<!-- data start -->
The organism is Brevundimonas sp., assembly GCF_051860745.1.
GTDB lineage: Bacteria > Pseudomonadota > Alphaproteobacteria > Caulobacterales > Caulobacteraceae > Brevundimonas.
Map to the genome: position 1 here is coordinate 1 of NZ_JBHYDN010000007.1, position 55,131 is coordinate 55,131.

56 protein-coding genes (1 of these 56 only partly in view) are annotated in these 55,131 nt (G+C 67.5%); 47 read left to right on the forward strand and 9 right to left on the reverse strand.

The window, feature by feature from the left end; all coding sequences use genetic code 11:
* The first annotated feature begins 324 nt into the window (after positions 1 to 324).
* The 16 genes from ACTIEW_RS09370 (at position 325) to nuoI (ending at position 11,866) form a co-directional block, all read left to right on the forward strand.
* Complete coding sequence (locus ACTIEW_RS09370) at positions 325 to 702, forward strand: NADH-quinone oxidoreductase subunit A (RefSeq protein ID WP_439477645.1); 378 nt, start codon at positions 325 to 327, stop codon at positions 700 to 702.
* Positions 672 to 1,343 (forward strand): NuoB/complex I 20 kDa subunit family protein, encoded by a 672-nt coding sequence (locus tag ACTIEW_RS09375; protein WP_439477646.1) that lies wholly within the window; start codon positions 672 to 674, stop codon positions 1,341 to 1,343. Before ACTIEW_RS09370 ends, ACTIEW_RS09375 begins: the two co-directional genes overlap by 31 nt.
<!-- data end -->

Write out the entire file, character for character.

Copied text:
The organism is Brevundimonas sp., assembly GCF_051860745.1.
GTDB lineage: Bacteria > Pseudomonadota > Alphaproteobacteria > Caulobacterales > Caulobacteraceae > Brevundimonas.
Map to the genome: position 1 here is coordinate 1 of NZ_JBHYDN010000007.1, position 55,131 is coordinate 55,131.

56 protein-coding genes (1 of these 56 only partly in view) are annotated in these 55,131 nt (G+C 67.5%); 47 read left to right on the forward strand and 9 right to left on the reverse strand.

The window, feature by feature from the left end; all coding sequences use genetic code 11:
* The first annotated feature begins 324 nt into the window (after positions 1 to 324).
* The 16 genes from ACTIEW_RS09370 (at position 325) to nuoI (ending at position 11,866) form a co-directional block, all read left to right on the forward strand.
* Complete coding sequence (locus ACTIEW_RS09370) at positions 325 to 702, forward strand: NADH-quinone oxidoreductase subunit A (RefSeq protein ID WP_439477645.1); 378 nt, start codon at positions 325 to 327, stop codon at positions 700 to 702.
* Positions 672 to 1,343 (forward strand): NuoB/complex I 20 kDa subunit family protein, encoded by a 672-nt coding sequence (locus tag ACTIEW_RS09375; protein WP_439477646.1) that lies wholly within the window; start codon positions 672 to 674, stop codon positions 1,341 to 1,343. Before ACTIEW_RS09370 ends, ACTIEW_RS09375 begins: the two co-directional genes overlap by 31 nt.